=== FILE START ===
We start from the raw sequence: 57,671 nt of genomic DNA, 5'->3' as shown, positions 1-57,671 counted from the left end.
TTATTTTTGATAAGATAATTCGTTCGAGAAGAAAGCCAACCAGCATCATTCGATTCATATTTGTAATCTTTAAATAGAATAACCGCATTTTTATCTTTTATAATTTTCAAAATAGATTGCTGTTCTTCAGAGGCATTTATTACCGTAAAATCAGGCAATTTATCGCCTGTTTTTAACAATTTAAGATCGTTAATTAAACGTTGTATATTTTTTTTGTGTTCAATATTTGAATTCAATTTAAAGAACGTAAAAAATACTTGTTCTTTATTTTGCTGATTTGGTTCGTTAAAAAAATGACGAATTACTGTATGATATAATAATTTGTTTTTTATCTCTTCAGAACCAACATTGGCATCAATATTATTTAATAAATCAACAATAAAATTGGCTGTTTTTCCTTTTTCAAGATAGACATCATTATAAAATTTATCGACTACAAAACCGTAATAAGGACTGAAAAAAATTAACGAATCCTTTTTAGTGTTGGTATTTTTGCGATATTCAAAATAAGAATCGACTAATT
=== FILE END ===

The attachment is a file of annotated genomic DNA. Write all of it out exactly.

We start from the raw sequence: 57,671 nt of genomic DNA, 5'->3' as shown, positions 1-57,671 counted from the left end.
TTATTTTTGATAAGATAATTCGTTCGAGAAGAAAGCCAACCAGCATCATTCGATTCATATTTGTAATCTTTAAATAGAATAACCGCATTTTTATCTTTTATAATTTTCAAAATAGATTGCTGTTCTTCAGAGGCATTTATTACCGTAAAATCAGGCAATTTATCGCCTGTTTTTAACAATTTAAGATCGTTAATTAAACGTTGTATATTTTTTTTGTGTTCAATATTTGAATTCAATTTAAAGAACGTAAAAAATACTTGTTCTTTATTTTGCTGATTTGGTTCGTTAAAAAAATGACGAATTACTGTATGATATAATAATTTGTTTTTTATCTCTTCAGAACCAACATTGGCATCAATATTATTTAATAAATCAACAATAAAATTGGCTGTTTTTCCTTTTTCAAGATAGACATCATTATAAAATTTATCGACTACAAAACCGTAATAAGGACTGAAAAAAATTAACGAATCCTTTTTAGTGTTGGTATTTTTGCGATATTCAAAATAAGAATCGACTAATT